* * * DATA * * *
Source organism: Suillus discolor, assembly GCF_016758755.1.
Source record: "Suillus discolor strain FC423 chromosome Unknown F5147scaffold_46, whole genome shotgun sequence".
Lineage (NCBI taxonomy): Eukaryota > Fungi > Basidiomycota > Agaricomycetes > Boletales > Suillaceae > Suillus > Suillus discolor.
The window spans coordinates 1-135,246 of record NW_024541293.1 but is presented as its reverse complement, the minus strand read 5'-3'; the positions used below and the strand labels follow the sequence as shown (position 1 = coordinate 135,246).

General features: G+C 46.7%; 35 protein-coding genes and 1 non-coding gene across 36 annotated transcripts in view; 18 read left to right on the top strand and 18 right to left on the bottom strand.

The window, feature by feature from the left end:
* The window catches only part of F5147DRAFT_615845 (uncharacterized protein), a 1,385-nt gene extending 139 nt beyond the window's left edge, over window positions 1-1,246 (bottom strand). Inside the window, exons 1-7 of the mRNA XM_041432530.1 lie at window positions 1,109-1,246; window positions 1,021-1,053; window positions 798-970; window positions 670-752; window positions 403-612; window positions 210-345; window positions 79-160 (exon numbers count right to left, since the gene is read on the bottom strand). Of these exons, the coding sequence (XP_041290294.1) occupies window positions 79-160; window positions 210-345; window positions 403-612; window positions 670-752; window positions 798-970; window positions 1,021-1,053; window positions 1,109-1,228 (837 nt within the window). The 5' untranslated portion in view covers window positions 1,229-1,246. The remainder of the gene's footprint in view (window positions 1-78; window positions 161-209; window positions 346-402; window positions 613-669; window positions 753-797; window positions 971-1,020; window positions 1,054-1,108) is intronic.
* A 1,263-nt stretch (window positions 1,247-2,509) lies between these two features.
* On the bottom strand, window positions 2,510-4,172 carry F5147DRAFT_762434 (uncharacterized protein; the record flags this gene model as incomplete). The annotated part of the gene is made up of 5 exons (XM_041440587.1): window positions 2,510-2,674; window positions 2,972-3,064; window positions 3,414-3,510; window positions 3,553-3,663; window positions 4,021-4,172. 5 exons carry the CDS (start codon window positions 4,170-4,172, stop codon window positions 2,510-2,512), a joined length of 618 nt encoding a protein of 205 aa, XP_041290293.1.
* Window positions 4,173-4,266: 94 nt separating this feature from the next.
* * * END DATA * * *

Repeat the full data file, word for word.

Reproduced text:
Source organism: Suillus discolor, assembly GCF_016758755.1.
Source record: "Suillus discolor strain FC423 chromosome Unknown F5147scaffold_46, whole genome shotgun sequence".
Lineage (NCBI taxonomy): Eukaryota > Fungi > Basidiomycota > Agaricomycetes > Boletales > Suillaceae > Suillus > Suillus discolor.
The window spans coordinates 1-135,246 of record NW_024541293.1 but is presented as its reverse complement, the minus strand read 5'-3'; the positions used below and the strand labels follow the sequence as shown (position 1 = coordinate 135,246).

General features: G+C 46.7%; 35 protein-coding genes and 1 non-coding gene across 36 annotated transcripts in view; 18 read left to right on the top strand and 18 right to left on the bottom strand.

The window, feature by feature from the left end:
* The window catches only part of F5147DRAFT_615845 (uncharacterized protein), a 1,385-nt gene extending 139 nt beyond the window's left edge, over window positions 1-1,246 (bottom strand). Inside the window, exons 1-7 of the mRNA XM_041432530.1 lie at window positions 1,109-1,246; window positions 1,021-1,053; window positions 798-970; window positions 670-752; window positions 403-612; window positions 210-345; window positions 79-160 (exon numbers count right to left, since the gene is read on the bottom strand). Of these exons, the coding sequence (XP_041290294.1) occupies window positions 79-160; window positions 210-345; window positions 403-612; window positions 670-752; window positions 798-970; window positions 1,021-1,053; window positions 1,109-1,228 (837 nt within the window). The 5' untranslated portion in view covers window positions 1,229-1,246. The remainder of the gene's footprint in view (window positions 1-78; window positions 161-209; window positions 346-402; window positions 613-669; window positions 753-797; window positions 971-1,020; window positions 1,054-1,108) is intronic.
* A 1,263-nt stretch (window positions 1,247-2,509) lies between these two features.
* On the bottom strand, window positions 2,510-4,172 carry F5147DRAFT_762434 (uncharacterized protein; the record flags this gene model as incomplete). The annotated part of the gene is made up of 5 exons (XM_041440587.1): window positions 2,510-2,674; window positions 2,972-3,064; window positions 3,414-3,510; window positions 3,553-3,663; window positions 4,021-4,172. 5 exons carry the CDS (start codon window positions 4,170-4,172, stop codon window positions 2,510-2,512), a joined length of 618 nt encoding a protein of 205 aa, XP_041290293.1.
* Window positions 4,173-4,266: 94 nt separating this feature from the next.